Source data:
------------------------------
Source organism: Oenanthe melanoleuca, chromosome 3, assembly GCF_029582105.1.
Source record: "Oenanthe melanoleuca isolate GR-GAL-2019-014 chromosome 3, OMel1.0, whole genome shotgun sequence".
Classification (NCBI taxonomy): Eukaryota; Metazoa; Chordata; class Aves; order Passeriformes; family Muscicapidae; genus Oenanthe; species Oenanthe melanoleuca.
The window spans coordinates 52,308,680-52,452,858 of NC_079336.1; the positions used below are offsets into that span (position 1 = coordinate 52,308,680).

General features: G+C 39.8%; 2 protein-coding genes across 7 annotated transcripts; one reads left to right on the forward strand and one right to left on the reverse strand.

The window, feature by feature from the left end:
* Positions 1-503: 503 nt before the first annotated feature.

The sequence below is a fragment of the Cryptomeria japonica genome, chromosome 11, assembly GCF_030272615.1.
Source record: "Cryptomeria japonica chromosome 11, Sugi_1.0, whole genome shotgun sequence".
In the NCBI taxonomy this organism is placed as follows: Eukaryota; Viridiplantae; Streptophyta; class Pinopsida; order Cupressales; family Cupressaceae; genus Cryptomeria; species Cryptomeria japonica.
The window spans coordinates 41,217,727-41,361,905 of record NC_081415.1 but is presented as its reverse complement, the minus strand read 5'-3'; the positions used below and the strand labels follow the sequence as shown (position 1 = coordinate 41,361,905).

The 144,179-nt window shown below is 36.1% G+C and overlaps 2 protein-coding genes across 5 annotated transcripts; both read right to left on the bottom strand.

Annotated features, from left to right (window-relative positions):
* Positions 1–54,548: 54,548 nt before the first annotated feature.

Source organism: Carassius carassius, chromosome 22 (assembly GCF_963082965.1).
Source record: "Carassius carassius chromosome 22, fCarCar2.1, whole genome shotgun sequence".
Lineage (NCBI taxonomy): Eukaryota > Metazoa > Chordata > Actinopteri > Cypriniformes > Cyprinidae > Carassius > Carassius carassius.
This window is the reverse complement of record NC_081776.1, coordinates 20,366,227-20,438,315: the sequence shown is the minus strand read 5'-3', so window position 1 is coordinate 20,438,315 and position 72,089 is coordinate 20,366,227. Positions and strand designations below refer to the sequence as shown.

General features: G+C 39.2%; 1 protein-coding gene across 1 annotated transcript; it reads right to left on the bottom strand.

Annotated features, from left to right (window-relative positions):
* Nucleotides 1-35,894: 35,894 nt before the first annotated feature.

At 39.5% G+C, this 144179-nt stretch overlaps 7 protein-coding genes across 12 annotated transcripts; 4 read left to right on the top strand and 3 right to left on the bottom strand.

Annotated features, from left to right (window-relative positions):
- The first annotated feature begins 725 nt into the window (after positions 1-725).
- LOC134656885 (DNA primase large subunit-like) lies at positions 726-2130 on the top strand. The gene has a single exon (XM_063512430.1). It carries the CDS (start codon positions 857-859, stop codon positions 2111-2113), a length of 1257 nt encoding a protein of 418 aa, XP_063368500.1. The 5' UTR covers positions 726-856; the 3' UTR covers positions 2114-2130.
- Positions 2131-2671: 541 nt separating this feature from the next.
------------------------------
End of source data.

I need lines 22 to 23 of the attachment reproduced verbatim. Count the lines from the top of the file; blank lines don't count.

At 39.5% G+C, this 144179-nt stretch overlaps 7 protein-coding genes across 12 annotated transcripts; 4 read left to right on the top strand and 3 right to left on the bottom strand.

Annotated features, from left to right (window-relative positions):